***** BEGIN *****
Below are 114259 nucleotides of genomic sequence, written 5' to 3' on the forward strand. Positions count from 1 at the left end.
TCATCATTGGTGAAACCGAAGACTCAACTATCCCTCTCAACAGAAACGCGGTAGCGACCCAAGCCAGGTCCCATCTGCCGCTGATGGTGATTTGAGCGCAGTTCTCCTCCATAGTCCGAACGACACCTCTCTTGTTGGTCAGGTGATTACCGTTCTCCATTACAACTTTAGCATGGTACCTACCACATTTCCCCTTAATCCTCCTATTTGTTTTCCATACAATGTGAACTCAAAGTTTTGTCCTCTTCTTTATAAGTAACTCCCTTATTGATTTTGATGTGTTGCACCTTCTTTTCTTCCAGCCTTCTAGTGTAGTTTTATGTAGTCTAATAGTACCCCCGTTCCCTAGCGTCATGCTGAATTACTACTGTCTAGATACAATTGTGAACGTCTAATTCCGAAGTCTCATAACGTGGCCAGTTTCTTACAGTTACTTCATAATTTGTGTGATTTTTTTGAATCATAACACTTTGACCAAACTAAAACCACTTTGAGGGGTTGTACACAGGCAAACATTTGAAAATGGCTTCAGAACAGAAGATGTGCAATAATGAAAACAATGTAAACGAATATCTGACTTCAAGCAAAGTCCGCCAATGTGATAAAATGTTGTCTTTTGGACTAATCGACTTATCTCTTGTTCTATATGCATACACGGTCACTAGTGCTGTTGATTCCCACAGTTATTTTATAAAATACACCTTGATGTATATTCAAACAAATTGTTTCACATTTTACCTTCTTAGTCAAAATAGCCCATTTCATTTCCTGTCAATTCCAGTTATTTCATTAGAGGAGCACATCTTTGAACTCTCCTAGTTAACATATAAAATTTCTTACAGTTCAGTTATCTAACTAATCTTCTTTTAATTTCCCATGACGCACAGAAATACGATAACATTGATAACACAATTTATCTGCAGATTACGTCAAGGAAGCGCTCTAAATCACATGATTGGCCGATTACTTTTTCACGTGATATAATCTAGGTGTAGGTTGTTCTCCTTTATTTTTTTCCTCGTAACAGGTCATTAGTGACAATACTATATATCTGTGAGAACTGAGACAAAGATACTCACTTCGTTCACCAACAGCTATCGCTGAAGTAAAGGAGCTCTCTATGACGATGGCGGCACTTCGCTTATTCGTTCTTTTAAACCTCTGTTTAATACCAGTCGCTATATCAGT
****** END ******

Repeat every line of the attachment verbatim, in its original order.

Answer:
Below are 114259 nucleotides of genomic sequence, written 5' to 3' on the forward strand. Positions count from 1 at the left end.
TCATCATTGGTGAAACCGAAGACTCAACTATCCCTCTCAACAGAAACGCGGTAGCGACCCAAGCCAGGTCCCATCTGCCGCTGATGGTGATTTGAGCGCAGTTCTCCTCCATAGTCCGAACGACACCTCTCTTGTTGGTCAGGTGATTACCGTTCTCCATTACAACTTTAGCATGGTACCTACCACATTTCCCCTTAATCCTCCTATTTGTTTTCCATACAATGTGAACTCAAAGTTTTGTCCTCTTCTTTATAAGTAACTCCCTTATTGATTTTGATGTGTTGCACCTTCTTTTCTTCCAGCCTTCTAGTGTAGTTTTATGTAGTCTAATAGTACCCCCGTTCCCTAGCGTCATGCTGAATTACTACTGTCTAGATACAATTGTGAACGTCTAATTCCGAAGTCTCATAACGTGGCCAGTTTCTTACAGTTACTTCATAATTTGTGTGATTTTTTTGAATCATAACACTTTGACCAAACTAAAACCACTTTGAGGGGTTGTACACAGGCAAACATTTGAAAATGGCTTCAGAACAGAAGATGTGCAATAATGAAAACAATGTAAACGAATATCTGACTTCAAGCAAAGTCCGCCAATGTGATAAAATGTTGTCTTTTGGACTAATCGACTTATCTCTTGTTCTATATGCATACACGGTCACTAGTGCTGTTGATTCCCACAGTTATTTTATAAAATACACCTTGATGTATATTCAAACAAATTGTTTCACATTTTACCTTCTTAGTCAAAATAGCCCATTTCATTTCCTGTCAATTCCAGTTATTTCATTAGAGGAGCACATCTTTGAACTCTCCTAGTTAACATATAAAATTTCTTACAGTTCAGTTATCTAACTAATCTTCTTTTAATTTCCCATGACGCACAGAAATACGATAACATTGATAACACAATTTATCTGCAGATTACGTCAAGGAAGCGCTCTAAATCACATGATTGGCCGATTACTTTTTCACGTGATATAATCTAGGTGTAGGTTGTTCTCCTTTATTTTTTTCCTCGTAACAGGTCATTAGTGACAATACTATATATCTGTGAGAACTGAGACAAAGATACTCACTTCGTTCACCAACAGCTATCGCTGAAGTAAAGGAGCTCTCTATGACGATGGCGGCACTTCGCTTATTCGTTCTTTTAAACCTCTGTTTAATACCAGTCGCTATATCAGT